Everybody wants to graduate from school, clap their hands together, and say, Welp, now that I’ve put in all that work I guess I can just follow the yellow brick road to success and fulfillment. Where are my ruby slippers, anyway? Instead, a lot of people get out of school and panic because they start noticing that what they want now isn’t the same as what they wanted back then. Gulp.
This is more common than you might think. Only 7% of 25-year-olds have the same career goals as they did when they were 17. (Which you might remember is exactly when you had to choose your education path. Oy.)
I graduated from my undergrad with two things: a Bachelor of Journalism, and a strong desire to not work as a journalist. CUE THE PANIC. I did not see that coming back when I chose my educational path. But there I was with a shiny new degree and no plan. Sticking to my original plan would have meant pursuing a career I knew I’d hate, so even though my inner control freak haaaaated the idea of winging it and coming up with a new plan, it’s what I had to do. (You know, if I wanted to actually enjoy my life.)
A client of mine went to school for rec and leisure, but it turned out to not be at all what she wanted. So she had to ditch her original plan. Another client tried doing freelance work in an area he loved but he couldn’t make enough money to support himself. So he had to ditch his original plan. Another client hated living in the city and uprooted her entire life — including her home, her job, and her relationships — to go live in the woods. Talk about ditching your original plan.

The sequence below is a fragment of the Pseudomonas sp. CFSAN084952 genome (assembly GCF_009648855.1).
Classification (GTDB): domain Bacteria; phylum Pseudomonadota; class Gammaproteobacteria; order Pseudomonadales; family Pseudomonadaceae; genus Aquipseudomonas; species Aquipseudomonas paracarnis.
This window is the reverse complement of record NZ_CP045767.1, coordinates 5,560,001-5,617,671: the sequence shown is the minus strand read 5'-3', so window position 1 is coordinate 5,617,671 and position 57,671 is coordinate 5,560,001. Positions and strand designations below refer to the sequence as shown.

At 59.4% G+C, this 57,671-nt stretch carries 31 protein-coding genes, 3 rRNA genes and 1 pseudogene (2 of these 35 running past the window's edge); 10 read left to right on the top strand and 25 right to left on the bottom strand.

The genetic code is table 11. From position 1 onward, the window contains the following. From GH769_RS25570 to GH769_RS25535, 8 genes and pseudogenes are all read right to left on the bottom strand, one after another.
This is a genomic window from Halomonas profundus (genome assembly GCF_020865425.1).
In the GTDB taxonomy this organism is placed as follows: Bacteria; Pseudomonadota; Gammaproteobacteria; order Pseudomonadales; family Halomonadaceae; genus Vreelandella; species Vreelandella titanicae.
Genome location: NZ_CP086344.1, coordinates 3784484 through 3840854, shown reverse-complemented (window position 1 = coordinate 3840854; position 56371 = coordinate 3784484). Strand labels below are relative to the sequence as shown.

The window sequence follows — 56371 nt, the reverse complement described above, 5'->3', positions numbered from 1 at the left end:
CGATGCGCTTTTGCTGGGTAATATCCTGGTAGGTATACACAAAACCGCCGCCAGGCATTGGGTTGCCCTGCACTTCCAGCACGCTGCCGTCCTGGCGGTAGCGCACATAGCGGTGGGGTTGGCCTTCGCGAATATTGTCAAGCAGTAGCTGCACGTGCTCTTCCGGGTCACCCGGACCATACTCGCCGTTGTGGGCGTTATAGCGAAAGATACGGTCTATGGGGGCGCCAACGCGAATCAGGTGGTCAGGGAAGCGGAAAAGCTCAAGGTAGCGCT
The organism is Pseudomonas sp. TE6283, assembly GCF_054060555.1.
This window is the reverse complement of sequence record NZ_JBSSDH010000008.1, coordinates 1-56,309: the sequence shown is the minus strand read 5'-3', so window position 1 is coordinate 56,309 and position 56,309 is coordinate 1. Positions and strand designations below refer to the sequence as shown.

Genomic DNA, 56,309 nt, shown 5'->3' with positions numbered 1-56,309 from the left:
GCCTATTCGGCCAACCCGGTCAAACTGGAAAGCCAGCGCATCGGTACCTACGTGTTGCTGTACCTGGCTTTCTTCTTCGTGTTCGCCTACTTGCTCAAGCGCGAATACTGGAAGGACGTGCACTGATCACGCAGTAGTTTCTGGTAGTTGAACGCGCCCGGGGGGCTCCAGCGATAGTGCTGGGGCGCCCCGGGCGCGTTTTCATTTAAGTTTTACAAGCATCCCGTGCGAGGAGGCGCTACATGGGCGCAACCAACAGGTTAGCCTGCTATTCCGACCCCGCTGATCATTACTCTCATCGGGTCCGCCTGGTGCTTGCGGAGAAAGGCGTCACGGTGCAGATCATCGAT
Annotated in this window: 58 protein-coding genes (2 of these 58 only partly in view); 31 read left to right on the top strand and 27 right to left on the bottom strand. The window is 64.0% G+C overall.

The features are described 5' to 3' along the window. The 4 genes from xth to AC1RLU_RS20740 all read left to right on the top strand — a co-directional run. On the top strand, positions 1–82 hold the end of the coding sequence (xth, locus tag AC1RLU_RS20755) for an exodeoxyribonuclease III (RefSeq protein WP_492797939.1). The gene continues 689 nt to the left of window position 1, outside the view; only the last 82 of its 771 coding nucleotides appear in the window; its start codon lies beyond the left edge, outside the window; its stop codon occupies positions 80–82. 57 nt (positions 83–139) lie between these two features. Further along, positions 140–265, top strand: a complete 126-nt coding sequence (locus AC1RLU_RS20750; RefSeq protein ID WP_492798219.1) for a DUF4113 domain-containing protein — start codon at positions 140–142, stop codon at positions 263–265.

You may have to ditch your original plan too if you went to school for something you don’t actually enjoy (like me with journalism school), or if you took a job that sounded awesome but actually feels shitty now that you’re in it, or if you find yourself working in a city you hate. There are approximately one hundred bazillion things that might force you off a path you thought you were going to stay on.
All I can say is welcome to the club. It’s totally normal. Here’s why: you’re an evolving, ever-changing human, so it’s natural that your career desires will change over time. Which makes long-term planning insanely tricky, if not impossible. Impossible in terms of guarantees, anyway. The best a person can do is follow their gut and adjust accordingly when and if your desires change. That’s excruciating but necessary. Again, only if you want to have a happy life. Feel free to stay the course when things feel bad, but I don’t recommend it. Better to throw away the map, adjust your sails, and move in a direction that feels better.